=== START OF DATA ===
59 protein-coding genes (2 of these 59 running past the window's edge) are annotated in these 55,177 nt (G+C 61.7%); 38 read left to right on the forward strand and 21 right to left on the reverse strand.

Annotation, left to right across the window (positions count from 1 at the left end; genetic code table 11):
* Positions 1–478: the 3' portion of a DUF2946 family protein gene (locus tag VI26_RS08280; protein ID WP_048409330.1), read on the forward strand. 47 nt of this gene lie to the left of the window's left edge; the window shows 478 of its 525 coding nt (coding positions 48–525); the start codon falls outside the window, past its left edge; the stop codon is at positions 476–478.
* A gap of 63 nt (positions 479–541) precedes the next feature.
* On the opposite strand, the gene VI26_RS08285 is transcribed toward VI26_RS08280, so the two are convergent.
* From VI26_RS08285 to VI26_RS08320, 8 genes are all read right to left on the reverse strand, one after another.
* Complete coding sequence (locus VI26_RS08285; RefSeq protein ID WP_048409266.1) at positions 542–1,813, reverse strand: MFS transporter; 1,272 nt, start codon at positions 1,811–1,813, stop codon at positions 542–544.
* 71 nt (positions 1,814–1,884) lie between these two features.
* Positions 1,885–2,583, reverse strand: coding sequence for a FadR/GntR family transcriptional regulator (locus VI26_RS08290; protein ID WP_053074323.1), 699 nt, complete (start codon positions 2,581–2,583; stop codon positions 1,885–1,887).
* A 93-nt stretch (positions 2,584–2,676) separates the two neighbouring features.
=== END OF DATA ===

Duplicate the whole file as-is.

59 protein-coding genes (2 of these 59 running past the window's edge) are annotated in these 55,177 nt (G+C 61.7%); 38 read left to right on the forward strand and 21 right to left on the reverse strand.

Annotation, left to right across the window (positions count from 1 at the left end; genetic code table 11):
* Positions 1–478: the 3' portion of a DUF2946 family protein gene (locus tag VI26_RS08280; protein ID WP_048409330.1), read on the forward strand. 47 nt of this gene lie to the left of the window's left edge; the window shows 478 of its 525 coding nt (coding positions 48–525); the start codon falls outside the window, past its left edge; the stop codon is at positions 476–478.
* A gap of 63 nt (positions 479–541) precedes the next feature.
* On the opposite strand, the gene VI26_RS08285 is transcribed toward VI26_RS08280, so the two are convergent.
* From VI26_RS08285 to VI26_RS08320, 8 genes are all read right to left on the reverse strand, one after another.
* Complete coding sequence (locus VI26_RS08285; RefSeq protein ID WP_048409266.1) at positions 542–1,813, reverse strand: MFS transporter; 1,272 nt, start codon at positions 1,811–1,813, stop codon at positions 542–544.
* 71 nt (positions 1,814–1,884) lie between these two features.
* Positions 1,885–2,583, reverse strand: coding sequence for a FadR/GntR family transcriptional regulator (locus VI26_RS08290; protein ID WP_053074323.1), 699 nt, complete (start codon positions 2,581–2,583; stop codon positions 1,885–1,887).
* A 93-nt stretch (positions 2,584–2,676) separates the two neighbouring features.